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Just before the start of his junior year at Wrightstown High School, Lakeland College freshman Kurt Jansen, a 6-foot-5 forward on the men's basketball team, was diagnosed with celiac disease and saw his pregame meal go from a dense carbohydrate dish to a Jimmy John's unwich.
Celiac disease is a lifelong inherited autoimmune condition affecting children and adults. When people with the disease eat foods that contain gluten, a kind of protein that tends to exist in wheat, barley and rye among other carbohydrates, it creates an immune-mediated toxic reaction that causes damage to the small intestine and does not allow food to be properly absorbed. Even small amounts of gluten in foods can affect those with celiac and cause health problems.
Jansen, along with his sister, Andrea, and mother, Rie-ann, inherited the disease from his grandfather, Peter. It wasn't until Peter was diagnosed that Jansen knew he also carried the autoimmune disease.
"My grandfather was getting tests done and that's when they also discovered that I had the disease, too," said Jansen. "I had no idea what it was or how it was going to affect me, so it was frightening when I first found out. My mom got tested shortly after, and from that day forward our diets changed forever."
There is no cure for celiac disease other than eating gluten-free foods. Even the slightest contamination with gluten can hurt a celiac and cause a list of health problems. Foods containing wheat, barley or rye are forbidden.
It has turned Jansen into a master food label reader, and he knows exactly what he can enjoy. The De Pere, Wis., native makes three stops in his hometown to fulfill his snack-time urge. He'll order a hard shell bean taco at Taco Bell, then proceed into Burger King and order fries, and, for dessert, he tops it off with a McDonald's ice cream cone.
"I can't eat at very many fast-food restaurants," said Jansen. "I have to be careful with how the food is prepared, because even a trace of gluten isn't good. I can't order fries at most restaurants because the same fryer is used for breaded items. Burger King is the only place that uses a different fryer for its fries."
While awareness of celiac disease is gaining attention throughout the country, the availability of gluten-free foods is limited, making it hard for an athlete like Jansen to gain weight. "I lost weight in the beginning months of my diagnosis because there wasn't much I could eat," said Jansen. "I wanted to gain weight, but I had a hard time finding foods that were suitable for me."
Products that are made gluten-free aren't cheap. For example, the average gluten-free bread costs $5 and is about half the size of regular-sized bread. "My mom buys gluten-free flour and spaghetti in bulk online because it's normally cheaper and actually tastes better than what's available in grocery stores," said Jansen.
One of the reasons Jansen chose Lakeland over other schools that were recruiting him was Lakeland head coach Aaron Aanonsen's understanding and care for Jansen's unique situation. "We felt confident we could accommodate his needs," said Aanonsen. "We had him meet with our cafeteria staff to make sure we understood the situation and could deliver for him. We've used it to our advantage to have our whole team eating healthier and being mindful of nutritional needs better."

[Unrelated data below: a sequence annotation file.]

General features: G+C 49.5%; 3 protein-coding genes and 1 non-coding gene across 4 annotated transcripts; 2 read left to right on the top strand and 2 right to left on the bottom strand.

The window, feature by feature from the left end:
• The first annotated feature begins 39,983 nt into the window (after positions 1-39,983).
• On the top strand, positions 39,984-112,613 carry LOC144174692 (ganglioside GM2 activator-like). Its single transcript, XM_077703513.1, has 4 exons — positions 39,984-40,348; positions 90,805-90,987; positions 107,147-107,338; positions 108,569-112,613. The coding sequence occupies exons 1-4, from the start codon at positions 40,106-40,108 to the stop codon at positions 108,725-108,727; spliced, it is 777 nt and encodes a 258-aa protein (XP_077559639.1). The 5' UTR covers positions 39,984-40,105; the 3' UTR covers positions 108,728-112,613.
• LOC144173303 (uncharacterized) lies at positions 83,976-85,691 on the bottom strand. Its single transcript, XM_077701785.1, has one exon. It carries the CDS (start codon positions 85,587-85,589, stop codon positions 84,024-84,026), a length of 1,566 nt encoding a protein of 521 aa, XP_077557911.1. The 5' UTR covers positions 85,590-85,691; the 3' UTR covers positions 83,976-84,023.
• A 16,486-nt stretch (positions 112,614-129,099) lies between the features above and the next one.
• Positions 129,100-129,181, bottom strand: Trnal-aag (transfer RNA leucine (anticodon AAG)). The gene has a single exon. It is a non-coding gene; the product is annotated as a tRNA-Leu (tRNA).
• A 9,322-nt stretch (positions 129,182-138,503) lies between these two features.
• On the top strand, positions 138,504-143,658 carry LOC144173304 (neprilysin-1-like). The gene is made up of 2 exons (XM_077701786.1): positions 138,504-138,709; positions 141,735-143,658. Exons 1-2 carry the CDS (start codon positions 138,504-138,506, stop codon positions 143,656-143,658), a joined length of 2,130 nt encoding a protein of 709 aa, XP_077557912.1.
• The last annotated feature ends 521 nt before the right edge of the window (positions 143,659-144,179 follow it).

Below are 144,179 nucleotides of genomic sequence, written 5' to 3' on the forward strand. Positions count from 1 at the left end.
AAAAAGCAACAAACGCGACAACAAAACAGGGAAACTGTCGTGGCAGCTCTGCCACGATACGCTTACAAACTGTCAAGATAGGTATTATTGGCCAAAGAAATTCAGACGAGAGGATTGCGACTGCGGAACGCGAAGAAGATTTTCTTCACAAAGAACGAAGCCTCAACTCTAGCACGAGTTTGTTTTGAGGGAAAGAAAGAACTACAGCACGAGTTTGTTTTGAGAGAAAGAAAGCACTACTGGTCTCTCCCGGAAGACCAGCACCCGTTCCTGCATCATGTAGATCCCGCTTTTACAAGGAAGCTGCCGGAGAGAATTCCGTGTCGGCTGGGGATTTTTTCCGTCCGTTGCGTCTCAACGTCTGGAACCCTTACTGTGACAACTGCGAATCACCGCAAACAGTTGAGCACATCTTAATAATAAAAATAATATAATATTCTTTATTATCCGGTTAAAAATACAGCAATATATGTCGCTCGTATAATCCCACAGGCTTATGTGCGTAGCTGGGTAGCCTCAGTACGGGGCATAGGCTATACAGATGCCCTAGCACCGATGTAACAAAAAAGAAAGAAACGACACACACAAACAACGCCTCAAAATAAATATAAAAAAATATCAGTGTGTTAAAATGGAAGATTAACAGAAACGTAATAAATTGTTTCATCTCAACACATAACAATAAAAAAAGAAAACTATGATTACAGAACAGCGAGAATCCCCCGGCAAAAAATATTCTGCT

When the team stops for pre- or post-game meals, Aanonsen choses gluten-friendly places such as the team favorite Jimmy John's.
"Coach is really good about it," said Jansen. "He made me feel that I would be taken care of at Lakeland. This year we've gone to better restaurants for me because those are the only ones where I can eat."
Jansen's go-to item at Jimmy John's is the unwich, which takes the normal ingredients of a sub sandwich and wraps them in lettuce instead of bread. While he orders only one unwich, you won't find Jansen without his signature gluten-free snack, two corn tortillas, spread with whipped cream cheese and stuffed with his deli meat of choice.
"I have those as my sandwiches and I bring a couple with me to every game," said Jansen. "They are handy and give me the energy I need on the basketball court."
Jansen also enjoys his mother's gluten-free cookies and has found a new appreciation for gluten-free pizza. The Bar, a restaurant and bar located in Northeastern Wisconsin, is a Jansen family favorite because of its extensive gluten-free menu, including chicken wings and hamburgers.
Rie-ann, who is a registered nurse in the G.I. clinic at St. Mary's and St. Vincent hospitals in Green Bay, is heavily involved with celiac disease and its cause. She has traveled around the country to raise awareness about celiac disease and attends meetings throughout Wisconsin.
A relatively new drug called larazotide acetate, a pill intended to help celiacs eat gluten foods, is said to have passed stage two of FDA testing, but Jansen isn't interested in taking it. He's comfortable with his new normal.
"Now I think other food is gross," said Jansen. "When I was first diagnosed I was depressed I couldn't have much, but now it's my life and I like it."
On the basketball court, Jansen has a bright future at Lakeland and Aanonsen likes the extra time he puts in outside of practice. "Kurt is one of our hardest workers," said Aanonsen. "He comes in multiple days of week outside of practice to get in extra work with myself and our assistants. He's got a bright future ahead of him. This year he hasn't seen the rewards as much because of our upperclassmen, but I think next year he'll have a break out year for us."